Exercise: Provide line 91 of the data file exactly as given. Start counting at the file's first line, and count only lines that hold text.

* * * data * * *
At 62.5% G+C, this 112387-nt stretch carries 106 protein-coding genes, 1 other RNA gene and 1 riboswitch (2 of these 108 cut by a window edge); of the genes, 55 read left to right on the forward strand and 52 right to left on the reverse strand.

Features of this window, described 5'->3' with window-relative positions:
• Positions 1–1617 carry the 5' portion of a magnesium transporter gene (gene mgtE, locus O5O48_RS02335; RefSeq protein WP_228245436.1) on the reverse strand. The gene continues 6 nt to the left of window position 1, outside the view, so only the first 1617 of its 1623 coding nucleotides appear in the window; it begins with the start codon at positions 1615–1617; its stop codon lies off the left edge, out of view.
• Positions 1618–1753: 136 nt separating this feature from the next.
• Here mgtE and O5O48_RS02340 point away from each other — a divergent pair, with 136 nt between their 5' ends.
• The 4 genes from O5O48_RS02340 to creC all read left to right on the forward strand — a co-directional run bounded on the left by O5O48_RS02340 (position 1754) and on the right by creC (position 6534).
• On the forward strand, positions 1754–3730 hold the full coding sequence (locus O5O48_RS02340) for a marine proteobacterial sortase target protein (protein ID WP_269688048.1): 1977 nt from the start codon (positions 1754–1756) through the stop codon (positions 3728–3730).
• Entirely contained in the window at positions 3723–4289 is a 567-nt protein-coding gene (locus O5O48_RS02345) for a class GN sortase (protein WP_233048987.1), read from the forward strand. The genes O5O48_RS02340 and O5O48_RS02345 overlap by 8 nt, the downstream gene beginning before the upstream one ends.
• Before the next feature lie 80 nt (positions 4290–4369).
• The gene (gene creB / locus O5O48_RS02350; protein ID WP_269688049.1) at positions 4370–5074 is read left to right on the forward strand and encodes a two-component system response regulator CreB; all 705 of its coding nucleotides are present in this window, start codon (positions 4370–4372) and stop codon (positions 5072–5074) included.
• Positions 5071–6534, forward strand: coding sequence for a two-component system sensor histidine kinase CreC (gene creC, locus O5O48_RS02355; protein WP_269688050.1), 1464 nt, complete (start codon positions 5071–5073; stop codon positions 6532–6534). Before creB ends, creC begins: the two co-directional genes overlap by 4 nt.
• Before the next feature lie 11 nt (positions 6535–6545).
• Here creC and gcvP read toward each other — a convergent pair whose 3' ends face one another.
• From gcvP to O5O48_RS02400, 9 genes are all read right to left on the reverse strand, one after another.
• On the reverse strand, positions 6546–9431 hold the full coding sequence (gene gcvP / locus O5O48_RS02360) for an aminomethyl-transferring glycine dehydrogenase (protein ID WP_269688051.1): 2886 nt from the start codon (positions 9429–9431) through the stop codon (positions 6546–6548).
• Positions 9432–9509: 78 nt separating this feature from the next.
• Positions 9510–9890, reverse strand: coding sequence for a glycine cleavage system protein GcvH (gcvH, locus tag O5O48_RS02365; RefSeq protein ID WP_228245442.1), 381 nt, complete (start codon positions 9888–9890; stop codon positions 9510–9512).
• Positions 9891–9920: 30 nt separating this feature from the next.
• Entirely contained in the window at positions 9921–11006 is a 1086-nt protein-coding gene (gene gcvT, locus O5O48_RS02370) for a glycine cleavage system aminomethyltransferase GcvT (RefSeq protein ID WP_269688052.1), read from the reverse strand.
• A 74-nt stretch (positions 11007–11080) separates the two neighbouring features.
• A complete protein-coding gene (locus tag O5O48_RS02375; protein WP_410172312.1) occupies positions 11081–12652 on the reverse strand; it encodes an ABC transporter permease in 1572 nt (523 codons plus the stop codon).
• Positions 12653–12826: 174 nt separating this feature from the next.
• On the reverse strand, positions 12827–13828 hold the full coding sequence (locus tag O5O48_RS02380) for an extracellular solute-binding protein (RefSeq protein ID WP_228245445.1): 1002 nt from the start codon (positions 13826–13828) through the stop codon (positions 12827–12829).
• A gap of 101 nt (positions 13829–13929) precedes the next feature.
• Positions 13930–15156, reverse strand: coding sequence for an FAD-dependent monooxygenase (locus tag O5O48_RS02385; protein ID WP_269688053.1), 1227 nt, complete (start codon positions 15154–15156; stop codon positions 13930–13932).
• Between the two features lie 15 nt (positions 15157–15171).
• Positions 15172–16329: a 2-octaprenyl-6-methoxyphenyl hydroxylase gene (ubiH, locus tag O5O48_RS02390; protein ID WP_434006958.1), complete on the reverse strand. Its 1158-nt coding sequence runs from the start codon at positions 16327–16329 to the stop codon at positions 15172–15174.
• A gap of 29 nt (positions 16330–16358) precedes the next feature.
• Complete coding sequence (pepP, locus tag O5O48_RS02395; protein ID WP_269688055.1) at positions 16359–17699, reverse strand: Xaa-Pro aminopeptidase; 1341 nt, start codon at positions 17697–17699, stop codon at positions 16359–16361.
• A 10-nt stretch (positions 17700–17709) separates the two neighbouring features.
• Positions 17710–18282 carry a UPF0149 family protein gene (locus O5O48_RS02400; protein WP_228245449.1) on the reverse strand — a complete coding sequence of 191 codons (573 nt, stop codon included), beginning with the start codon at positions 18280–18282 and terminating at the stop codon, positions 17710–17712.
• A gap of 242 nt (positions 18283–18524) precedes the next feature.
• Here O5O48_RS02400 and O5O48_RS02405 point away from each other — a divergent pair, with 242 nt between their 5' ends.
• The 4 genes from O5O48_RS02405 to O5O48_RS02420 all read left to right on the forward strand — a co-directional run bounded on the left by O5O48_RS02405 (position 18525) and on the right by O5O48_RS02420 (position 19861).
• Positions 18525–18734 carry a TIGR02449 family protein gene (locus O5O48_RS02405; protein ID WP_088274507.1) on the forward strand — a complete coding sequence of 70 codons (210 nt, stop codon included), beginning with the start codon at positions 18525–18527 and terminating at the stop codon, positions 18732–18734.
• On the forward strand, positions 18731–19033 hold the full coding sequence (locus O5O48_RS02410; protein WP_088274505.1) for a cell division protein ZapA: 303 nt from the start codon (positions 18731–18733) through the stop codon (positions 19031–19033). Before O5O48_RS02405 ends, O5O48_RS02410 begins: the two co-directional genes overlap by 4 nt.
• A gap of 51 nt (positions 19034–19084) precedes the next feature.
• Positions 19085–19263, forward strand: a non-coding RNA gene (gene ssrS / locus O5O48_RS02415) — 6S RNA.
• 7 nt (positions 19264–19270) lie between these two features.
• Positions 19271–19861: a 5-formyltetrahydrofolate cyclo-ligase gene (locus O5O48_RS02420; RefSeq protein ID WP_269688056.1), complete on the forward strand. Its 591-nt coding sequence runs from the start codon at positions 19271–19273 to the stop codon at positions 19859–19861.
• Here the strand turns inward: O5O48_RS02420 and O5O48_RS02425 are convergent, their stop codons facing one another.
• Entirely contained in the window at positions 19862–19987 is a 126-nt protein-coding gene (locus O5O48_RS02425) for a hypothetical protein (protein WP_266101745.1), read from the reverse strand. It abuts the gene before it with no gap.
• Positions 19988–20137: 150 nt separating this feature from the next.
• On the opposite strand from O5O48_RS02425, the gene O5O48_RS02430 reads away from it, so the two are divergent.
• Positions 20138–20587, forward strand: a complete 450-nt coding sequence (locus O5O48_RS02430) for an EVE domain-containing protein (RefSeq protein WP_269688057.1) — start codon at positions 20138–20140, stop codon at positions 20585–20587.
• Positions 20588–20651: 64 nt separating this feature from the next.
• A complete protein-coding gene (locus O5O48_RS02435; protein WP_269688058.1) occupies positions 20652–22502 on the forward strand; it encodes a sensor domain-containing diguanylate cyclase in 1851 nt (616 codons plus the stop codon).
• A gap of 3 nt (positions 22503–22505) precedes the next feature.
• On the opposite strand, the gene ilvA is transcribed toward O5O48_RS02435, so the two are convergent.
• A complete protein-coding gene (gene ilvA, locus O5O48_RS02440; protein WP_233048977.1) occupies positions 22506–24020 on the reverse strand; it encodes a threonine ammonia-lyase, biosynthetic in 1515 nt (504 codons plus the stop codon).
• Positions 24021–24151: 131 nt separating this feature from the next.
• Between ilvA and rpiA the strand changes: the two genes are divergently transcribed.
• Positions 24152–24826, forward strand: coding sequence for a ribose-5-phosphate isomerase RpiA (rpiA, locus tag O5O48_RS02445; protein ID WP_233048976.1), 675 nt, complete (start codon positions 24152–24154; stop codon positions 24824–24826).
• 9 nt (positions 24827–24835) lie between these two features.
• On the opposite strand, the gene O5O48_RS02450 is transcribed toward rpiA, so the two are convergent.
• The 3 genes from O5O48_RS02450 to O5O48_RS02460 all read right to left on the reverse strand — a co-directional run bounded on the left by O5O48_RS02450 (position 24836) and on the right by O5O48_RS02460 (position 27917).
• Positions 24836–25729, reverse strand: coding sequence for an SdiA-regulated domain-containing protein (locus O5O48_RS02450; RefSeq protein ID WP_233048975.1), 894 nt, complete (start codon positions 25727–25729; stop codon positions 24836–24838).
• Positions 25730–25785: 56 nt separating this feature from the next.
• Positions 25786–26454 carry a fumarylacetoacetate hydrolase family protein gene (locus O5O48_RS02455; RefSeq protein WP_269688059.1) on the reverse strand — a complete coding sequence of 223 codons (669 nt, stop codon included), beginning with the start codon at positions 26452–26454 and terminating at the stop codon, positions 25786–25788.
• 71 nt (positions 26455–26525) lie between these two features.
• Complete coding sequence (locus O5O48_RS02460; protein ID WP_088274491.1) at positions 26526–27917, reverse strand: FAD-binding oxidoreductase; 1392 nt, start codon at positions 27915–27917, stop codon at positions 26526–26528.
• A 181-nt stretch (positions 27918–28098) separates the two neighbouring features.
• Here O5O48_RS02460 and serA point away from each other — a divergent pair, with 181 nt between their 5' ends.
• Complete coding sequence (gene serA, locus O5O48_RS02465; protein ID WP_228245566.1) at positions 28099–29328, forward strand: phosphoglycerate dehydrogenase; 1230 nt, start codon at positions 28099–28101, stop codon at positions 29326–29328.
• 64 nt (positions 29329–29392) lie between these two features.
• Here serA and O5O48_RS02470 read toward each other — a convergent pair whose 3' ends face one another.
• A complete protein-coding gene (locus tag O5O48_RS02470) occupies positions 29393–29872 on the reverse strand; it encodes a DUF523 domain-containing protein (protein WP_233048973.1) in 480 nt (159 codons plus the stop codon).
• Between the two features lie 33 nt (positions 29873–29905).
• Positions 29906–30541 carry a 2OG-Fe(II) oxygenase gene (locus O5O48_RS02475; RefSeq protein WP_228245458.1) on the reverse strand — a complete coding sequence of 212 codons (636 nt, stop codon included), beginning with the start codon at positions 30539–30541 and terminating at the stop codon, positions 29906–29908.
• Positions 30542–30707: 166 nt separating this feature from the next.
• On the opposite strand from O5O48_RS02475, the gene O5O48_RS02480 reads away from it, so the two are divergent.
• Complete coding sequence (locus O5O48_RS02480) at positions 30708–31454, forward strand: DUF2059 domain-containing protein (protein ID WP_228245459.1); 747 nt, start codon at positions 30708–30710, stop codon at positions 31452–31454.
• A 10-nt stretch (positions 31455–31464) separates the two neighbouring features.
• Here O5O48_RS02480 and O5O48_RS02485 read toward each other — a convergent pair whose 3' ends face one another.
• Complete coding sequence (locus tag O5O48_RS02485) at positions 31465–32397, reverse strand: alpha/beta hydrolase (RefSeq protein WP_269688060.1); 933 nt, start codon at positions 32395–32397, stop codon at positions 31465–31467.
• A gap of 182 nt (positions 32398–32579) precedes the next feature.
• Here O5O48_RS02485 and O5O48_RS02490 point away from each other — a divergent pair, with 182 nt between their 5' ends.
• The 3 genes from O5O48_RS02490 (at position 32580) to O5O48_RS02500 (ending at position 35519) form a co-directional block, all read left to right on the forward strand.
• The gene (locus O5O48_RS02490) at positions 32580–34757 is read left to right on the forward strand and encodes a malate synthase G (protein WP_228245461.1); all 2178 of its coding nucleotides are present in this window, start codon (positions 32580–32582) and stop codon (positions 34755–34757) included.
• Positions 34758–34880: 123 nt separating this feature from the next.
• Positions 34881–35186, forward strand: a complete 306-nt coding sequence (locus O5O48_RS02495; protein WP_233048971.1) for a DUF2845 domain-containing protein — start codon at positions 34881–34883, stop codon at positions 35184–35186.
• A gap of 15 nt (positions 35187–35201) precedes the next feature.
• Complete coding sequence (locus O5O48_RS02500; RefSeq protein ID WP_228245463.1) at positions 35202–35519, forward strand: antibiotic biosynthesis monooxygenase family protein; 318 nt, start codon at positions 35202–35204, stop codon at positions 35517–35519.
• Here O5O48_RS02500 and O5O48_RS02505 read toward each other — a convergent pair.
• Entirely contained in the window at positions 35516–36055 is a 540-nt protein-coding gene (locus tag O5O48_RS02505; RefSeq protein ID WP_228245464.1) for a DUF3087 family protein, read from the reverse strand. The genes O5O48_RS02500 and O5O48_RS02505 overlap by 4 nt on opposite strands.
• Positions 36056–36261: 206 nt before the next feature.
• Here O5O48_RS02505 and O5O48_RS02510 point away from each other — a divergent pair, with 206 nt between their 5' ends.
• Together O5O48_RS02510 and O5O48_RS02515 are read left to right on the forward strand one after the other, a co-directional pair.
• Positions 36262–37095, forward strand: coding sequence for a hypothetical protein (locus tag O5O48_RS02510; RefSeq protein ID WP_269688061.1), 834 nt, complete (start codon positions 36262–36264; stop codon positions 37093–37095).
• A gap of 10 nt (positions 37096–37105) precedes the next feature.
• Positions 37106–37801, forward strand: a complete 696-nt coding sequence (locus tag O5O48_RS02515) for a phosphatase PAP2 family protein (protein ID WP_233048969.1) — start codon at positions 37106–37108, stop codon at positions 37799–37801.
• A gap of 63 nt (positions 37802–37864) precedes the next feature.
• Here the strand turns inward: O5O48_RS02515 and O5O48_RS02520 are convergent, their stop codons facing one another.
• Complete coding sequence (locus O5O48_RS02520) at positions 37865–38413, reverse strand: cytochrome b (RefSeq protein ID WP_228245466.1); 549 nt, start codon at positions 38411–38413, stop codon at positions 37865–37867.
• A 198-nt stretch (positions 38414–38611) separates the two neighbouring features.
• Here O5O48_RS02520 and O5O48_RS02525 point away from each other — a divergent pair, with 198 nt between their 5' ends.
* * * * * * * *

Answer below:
• Positions 37106–37801, forward strand: a complete 696-nt coding sequence (locus tag O5O48_RS02515) for a phosphatase PAP2 family protein (protein ID WP_233048969.1) — start codon at positions 37106–37108, stop codon at positions 37799–37801.